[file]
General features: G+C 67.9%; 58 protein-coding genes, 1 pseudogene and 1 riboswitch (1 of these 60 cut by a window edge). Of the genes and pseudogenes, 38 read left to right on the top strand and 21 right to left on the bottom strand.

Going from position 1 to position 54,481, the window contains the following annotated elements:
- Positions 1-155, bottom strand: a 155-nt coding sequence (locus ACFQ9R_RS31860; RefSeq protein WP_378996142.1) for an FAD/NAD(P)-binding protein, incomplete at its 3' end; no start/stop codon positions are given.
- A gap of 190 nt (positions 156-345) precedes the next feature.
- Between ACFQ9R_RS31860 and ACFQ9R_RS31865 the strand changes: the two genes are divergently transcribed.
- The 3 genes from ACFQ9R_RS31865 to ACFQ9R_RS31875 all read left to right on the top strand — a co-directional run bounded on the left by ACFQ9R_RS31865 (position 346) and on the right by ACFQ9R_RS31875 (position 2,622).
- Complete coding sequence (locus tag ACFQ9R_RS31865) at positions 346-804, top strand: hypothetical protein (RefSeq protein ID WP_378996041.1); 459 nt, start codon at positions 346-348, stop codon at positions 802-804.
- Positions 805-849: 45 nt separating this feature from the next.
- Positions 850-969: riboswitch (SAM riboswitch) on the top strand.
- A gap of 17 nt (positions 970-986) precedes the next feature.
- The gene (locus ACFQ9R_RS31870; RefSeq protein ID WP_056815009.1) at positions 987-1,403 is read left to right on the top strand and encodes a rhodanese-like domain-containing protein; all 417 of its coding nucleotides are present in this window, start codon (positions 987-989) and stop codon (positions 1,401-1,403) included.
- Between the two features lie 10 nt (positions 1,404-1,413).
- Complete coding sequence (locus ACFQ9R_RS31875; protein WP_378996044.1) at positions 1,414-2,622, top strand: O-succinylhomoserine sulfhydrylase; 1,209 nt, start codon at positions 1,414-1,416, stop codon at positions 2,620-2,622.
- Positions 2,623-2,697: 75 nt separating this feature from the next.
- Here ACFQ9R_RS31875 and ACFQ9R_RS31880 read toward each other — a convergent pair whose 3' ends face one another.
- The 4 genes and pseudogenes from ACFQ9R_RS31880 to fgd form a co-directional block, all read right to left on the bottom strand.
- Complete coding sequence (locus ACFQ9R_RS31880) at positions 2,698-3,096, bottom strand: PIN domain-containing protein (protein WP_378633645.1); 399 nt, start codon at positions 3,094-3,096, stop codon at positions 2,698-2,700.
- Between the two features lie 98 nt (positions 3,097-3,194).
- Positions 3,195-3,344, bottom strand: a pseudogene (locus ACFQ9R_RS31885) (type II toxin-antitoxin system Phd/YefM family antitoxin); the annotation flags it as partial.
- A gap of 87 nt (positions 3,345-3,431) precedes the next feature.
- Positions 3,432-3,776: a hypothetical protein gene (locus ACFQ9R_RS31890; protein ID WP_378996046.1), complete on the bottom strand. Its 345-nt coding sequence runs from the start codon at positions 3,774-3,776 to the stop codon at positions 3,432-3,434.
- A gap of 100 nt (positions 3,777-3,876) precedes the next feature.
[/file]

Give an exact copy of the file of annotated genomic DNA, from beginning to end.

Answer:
General features: G+C 67.9%; 58 protein-coding genes, 1 pseudogene and 1 riboswitch (1 of these 60 cut by a window edge). Of the genes and pseudogenes, 38 read left to right on the top strand and 21 right to left on the bottom strand.

Going from position 1 to position 54,481, the window contains the following annotated elements:
- Positions 1-155, bottom strand: a 155-nt coding sequence (locus ACFQ9R_RS31860; RefSeq protein WP_378996142.1) for an FAD/NAD(P)-binding protein, incomplete at its 3' end; no start/stop codon positions are given.
- A gap of 190 nt (positions 156-345) precedes the next feature.
- Between ACFQ9R_RS31860 and ACFQ9R_RS31865 the strand changes: the two genes are divergently transcribed.
- The 3 genes from ACFQ9R_RS31865 to ACFQ9R_RS31875 all read left to right on the top strand — a co-directional run bounded on the left by ACFQ9R_RS31865 (position 346) and on the right by ACFQ9R_RS31875 (position 2,622).
- Complete coding sequence (locus tag ACFQ9R_RS31865) at positions 346-804, top strand: hypothetical protein (RefSeq protein ID WP_378996041.1); 459 nt, start codon at positions 346-348, stop codon at positions 802-804.
- Positions 805-849: 45 nt separating this feature from the next.
- Positions 850-969: riboswitch (SAM riboswitch) on the top strand.
- A gap of 17 nt (positions 970-986) precedes the next feature.
- The gene (locus ACFQ9R_RS31870; RefSeq protein ID WP_056815009.1) at positions 987-1,403 is read left to right on the top strand and encodes a rhodanese-like domain-containing protein; all 417 of its coding nucleotides are present in this window, start codon (positions 987-989) and stop codon (positions 1,401-1,403) included.
- Between the two features lie 10 nt (positions 1,404-1,413).
- Complete coding sequence (locus ACFQ9R_RS31875; protein WP_378996044.1) at positions 1,414-2,622, top strand: O-succinylhomoserine sulfhydrylase; 1,209 nt, start codon at positions 1,414-1,416, stop codon at positions 2,620-2,622.
- Positions 2,623-2,697: 75 nt separating this feature from the next.
- Here ACFQ9R_RS31875 and ACFQ9R_RS31880 read toward each other — a convergent pair whose 3' ends face one another.
- The 4 genes and pseudogenes from ACFQ9R_RS31880 to fgd form a co-directional block, all read right to left on the bottom strand.
- Complete coding sequence (locus ACFQ9R_RS31880) at positions 2,698-3,096, bottom strand: PIN domain-containing protein (protein WP_378633645.1); 399 nt, start codon at positions 3,094-3,096, stop codon at positions 2,698-2,700.
- Between the two features lie 98 nt (positions 3,097-3,194).
- Positions 3,195-3,344, bottom strand: a pseudogene (locus ACFQ9R_RS31885) (type II toxin-antitoxin system Phd/YefM family antitoxin); the annotation flags it as partial.
- A gap of 87 nt (positions 3,345-3,431) precedes the next feature.
- Positions 3,432-3,776: a hypothetical protein gene (locus ACFQ9R_RS31890; protein ID WP_378996046.1), complete on the bottom strand. Its 345-nt coding sequence runs from the start codon at positions 3,774-3,776 to the stop codon at positions 3,432-3,434.
- A gap of 100 nt (positions 3,777-3,876) precedes the next feature.